Institutional asset managers have fine-tuned disaster recovery plans based on lessons learned from the Sept. 11 terrorist attack on the World Trade Center, but haven't made significant financial commitments to new technology.
Money managers and financial services companies say they had systems in place before the attack and believe current disaster recovery technology is sufficient to withstand a similar disaster. Industry insiders said little has changed technologically in the past year.
But once the dust settled in downtown Manhattan, many found that even the best emergency planning and practices had some flaws in the face of a disaster of last September's magnitude.
In the past year, the industry has been tweaking disaster recovery and emergency preparedness. The attack drove home the need for redundancy of systems and emergency backup storage. It also showed holes in prior plans, such as transportation requirements and the need for additional telecommunications lines, said Rob Hegarty, director of investment management at the Tower Group, a Needham, Mass.-based consulting firm that has closely monitored the impact of the attack on the financial services industry.
Rather than making major changes, he said, money managers are addressing needs brought to light by actual events. For example, he said, telephone lines from various carriers routed through a central exchange in lower Manhattan were out for an extended period. Now, he said, companies are selecting more "geographically and technically distributed" telecommunications lines that will function if others are disabled.
Other firms are re-evaluating transportation requirements - how to move key people to secure locations or central facilities. "They are looking at their key people and thinking about how to get them where they are needed," he said.
"(Money managers) seem to be taking disaster recovery more seriously now," said Mr. Hegarty. "Before, disaster recovery may have been an afterthought. There has been an organizational change at many firms which is moving DR higher up in the organization."
Alan Brown, chief investment officer at State Street Global Advisors, Boston, said SSgA officials "learned a great deal" about how to function in the hours and weeks after the attack. For example, he said, traders in the SSgA disaster recovery site found they had telephone numbers for the primary sites of broker-dealers but not the numbers at the brokers' disaster recovery site, where many had moved following the attacks. In addition, the SSgA emergency plan called for certain key executives to travel from its Montreal office to Boston, which was disrupted by the domestic airline shutdown after the attack.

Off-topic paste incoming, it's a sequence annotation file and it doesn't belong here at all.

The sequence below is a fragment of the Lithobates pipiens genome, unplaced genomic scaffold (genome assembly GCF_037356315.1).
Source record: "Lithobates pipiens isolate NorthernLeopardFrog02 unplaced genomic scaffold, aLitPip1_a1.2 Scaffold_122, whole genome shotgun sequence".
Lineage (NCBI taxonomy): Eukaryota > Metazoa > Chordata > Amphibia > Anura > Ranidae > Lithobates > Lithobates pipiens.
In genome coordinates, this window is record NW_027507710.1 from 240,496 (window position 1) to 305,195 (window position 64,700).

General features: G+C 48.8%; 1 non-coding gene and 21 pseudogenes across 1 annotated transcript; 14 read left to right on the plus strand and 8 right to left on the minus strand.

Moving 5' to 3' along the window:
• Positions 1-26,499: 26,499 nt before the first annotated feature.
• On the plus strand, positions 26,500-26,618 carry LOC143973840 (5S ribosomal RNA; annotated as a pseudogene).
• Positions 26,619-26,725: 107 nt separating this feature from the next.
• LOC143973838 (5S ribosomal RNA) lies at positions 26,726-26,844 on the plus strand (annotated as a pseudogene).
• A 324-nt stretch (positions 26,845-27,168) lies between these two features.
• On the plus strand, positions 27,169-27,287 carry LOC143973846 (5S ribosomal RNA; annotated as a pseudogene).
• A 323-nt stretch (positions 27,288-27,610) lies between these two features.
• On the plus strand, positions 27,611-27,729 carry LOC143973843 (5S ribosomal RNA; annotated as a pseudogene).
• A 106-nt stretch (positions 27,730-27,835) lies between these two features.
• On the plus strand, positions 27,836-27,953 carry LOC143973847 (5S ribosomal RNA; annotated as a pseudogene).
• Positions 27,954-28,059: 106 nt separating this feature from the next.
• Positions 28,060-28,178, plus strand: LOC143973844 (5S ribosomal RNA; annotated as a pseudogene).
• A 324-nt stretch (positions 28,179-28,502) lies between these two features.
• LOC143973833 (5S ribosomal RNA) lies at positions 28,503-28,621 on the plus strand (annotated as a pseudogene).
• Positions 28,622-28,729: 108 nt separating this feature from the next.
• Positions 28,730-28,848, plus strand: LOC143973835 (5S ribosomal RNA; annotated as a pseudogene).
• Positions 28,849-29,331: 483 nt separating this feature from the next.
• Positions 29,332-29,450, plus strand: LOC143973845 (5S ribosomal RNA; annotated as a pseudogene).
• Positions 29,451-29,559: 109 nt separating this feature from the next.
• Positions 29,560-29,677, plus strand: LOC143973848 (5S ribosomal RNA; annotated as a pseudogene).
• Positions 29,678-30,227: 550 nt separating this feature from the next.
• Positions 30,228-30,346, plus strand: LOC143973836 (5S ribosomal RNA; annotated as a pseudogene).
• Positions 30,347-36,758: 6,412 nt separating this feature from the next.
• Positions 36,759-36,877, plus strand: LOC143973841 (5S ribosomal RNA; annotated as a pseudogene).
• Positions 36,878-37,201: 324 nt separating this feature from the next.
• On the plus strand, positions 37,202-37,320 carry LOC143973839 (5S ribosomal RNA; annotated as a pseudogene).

He said SSgA has addressed those issues as part of "detail changes" in its disaster recovery operations and did not have to make costly "fundamental" changes. He claimed the SSgA disaster recovery and emergency contingency plans worked and will be improved with "minor modifications."
The Internet was one comforting constant in the midst of all the chaos and uncertainty. Despite problems with phone lines, air transportation and physical damage to some hubs in Manhattan, the Internet provided communication throughout the crisis, said Mr. Hegarty.
"Throughout all of this, the Internet kept working," agreed Mr. Brown. "We were able to communicate and issue instructions" via the Internet.
M.D. Sass, chairman and chief executive officer of M.D. Sass Investors Services Inc., New York, said his firm relocated its downtown New York disaster recovery site to New Jersey. Sass also has built a secondary recovery site in the "mountains of Colorado," he said.
Mr. Sass said his firm's investment in disaster recovery is part of a "sustained and ongoing" expense as it is with other investment businesses.
Barclays Global Investors, San Francisco, began making its systems fully redundant following a 1989 earthquake in the San Francisco area, according to Craig Squires, global head of information technology infrastructure. Although the company did not experience a major data loss at the time, Mr. Squires said it was evident the company needed to back up its systems. Barclays has a fully redundant internal network housed in Sacramento, Calif.
Following Sept. 11, Barclays did make some more changes. Barclays lost its infrastructure for SWIFT (a communications system for financial institutions), and some of its external data feeds. Telephone calls also were rerouted through the company's data network after some calls proved difficult to make on Sept. 11. All three problems were handled quickly, said Mr. Squires. Communications problems also led the company to install a public address system in all of its California offices.
Jim Wallace, chief information officer of Frank Russell Co., Tacoma, Wash., said his firm hasn't "done anything in particular different since Sept. 11." Russell was in the process of outsourcing its wide-area network and web-hosting capabilities before Sept. 11. And only weeks before the terrorist attacks, Russell had begun outsourcing its entire technology infrastructure - a move made to cut costs and concentrate on core businesses, he said. However, he does acknowledge that disaster preparedness is important. Information technology "is 15% of a disaster recovery environment," said Mr. Wallace.
"The good news from all this," said Mr. Hegarty of Tower Group, "is that the industry was prepared and that people now realize that disaster recovery plans on the shelf are of little value. Financial services companies are better off today, but there is still work that needs to be done.
"There is some work needed on industrywide testing and procedures to handle circumstances such as when a stock exchange goes down or if something happens to the clearing operations," he said. "But generally, financial services companies are better off today than they were."